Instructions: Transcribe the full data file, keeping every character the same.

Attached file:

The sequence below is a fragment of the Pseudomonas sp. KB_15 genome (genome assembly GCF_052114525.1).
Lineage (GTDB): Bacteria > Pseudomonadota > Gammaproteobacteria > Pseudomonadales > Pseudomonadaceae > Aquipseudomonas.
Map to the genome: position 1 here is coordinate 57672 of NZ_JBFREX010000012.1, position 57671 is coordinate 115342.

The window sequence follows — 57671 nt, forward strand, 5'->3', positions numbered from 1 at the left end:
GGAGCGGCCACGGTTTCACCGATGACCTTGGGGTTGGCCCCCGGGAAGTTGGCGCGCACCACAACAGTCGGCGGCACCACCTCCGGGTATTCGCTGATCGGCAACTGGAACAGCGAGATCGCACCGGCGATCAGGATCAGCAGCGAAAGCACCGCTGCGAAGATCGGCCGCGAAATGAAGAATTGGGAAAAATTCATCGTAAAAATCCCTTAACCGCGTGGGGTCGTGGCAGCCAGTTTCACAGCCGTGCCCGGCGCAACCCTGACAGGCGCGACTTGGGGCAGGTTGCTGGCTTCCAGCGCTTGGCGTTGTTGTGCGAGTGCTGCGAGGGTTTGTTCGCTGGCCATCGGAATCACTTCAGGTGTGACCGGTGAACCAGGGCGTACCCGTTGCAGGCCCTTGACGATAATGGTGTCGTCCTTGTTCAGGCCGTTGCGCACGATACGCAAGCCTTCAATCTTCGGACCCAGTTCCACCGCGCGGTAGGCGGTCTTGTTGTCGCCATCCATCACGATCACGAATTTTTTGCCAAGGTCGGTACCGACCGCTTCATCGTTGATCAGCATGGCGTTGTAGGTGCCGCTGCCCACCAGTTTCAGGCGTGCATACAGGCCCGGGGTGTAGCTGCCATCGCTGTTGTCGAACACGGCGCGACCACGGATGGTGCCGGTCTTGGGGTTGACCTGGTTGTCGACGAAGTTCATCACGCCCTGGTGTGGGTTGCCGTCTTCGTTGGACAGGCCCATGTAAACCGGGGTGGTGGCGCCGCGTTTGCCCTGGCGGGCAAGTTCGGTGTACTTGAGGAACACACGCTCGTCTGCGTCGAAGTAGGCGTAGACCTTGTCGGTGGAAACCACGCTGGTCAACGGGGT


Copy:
The sequence below is a fragment of the Pseudomonas sp. KB_15 genome (genome assembly GCF_052114525.1).
Lineage (GTDB): Bacteria > Pseudomonadota > Gammaproteobacteria > Pseudomonadales > Pseudomonadaceae > Aquipseudomonas.
Map to the genome: position 1 here is coordinate 57672 of NZ_JBFREX010000012.1, position 57671 is coordinate 115342.

The window sequence follows — 57671 nt, forward strand, 5'->3', positions numbered from 1 at the left end:
GGAGCGGCCACGGTTTCACCGATGACCTTGGGGTTGGCCCCCGGGAAGTTGGCGCGCACCACAACAGTCGGCGGCACCACCTCCGGGTATTCGCTGATCGGCAACTGGAACAGCGAGATCGCACCGGCGATCAGGATCAGCAGCGAAAGCACCGCTGCGAAGATCGGCCGCGAAATGAAGAATTGGGAAAAATTCATCGTAAAAATCCCTTAACCGCGTGGGGTCGTGGCAGCCAGTTTCACAGCCGTGCCCGGCGCAACCCTGACAGGCGCGACTTGGGGCAGGTTGCTGGCTTCCAGCGCTTGGCGTTGTTGTGCGAGTGCTGCGAGGGTTTGTTCGCTGGCCATCGGAATCACTTCAGGTGTGACCGGTGAACCAGGGCGTACCCGTTGCAGGCCCTTGACGATAATGGTGTCGTCCTTGTTCAGGCCGTTGCGCACGATACGCAAGCCTTCAATCTTCGGACCCAGTTCCACCGCGCGGTAGGCGGTCTTGTTGTCGCCATCCATCACGATCACGAATTTTTTGCCAAGGTCGGTACCGACCGCTTCATCGTTGATCAGCATGGCGTTGTAGGTGCCGCTGCCCACCAGTTTCAGGCGTGCATACAGGCCCGGGGTGTAGCTGCCATCGCTGTTGTCGAACACGGCGCGACCACGGATGGTGCCGGTCTTGGGGTTGACCTGGTTGTCGACGAAGTTCATCACGCCCTGGTGTGGGTTGCCGTCTTCGTTGGACAGGCCCATGTAAACCGGGGTGGTGGCGCCGCGTTTGCCCTGGCGGGCAAGTTCGGTGTACTTGAGGAACACACGCTCGTCTGCGTCGAAGTAGGCGTAGACCTTGTCGGTGGAAACCACGCTGGTCAACGGGGT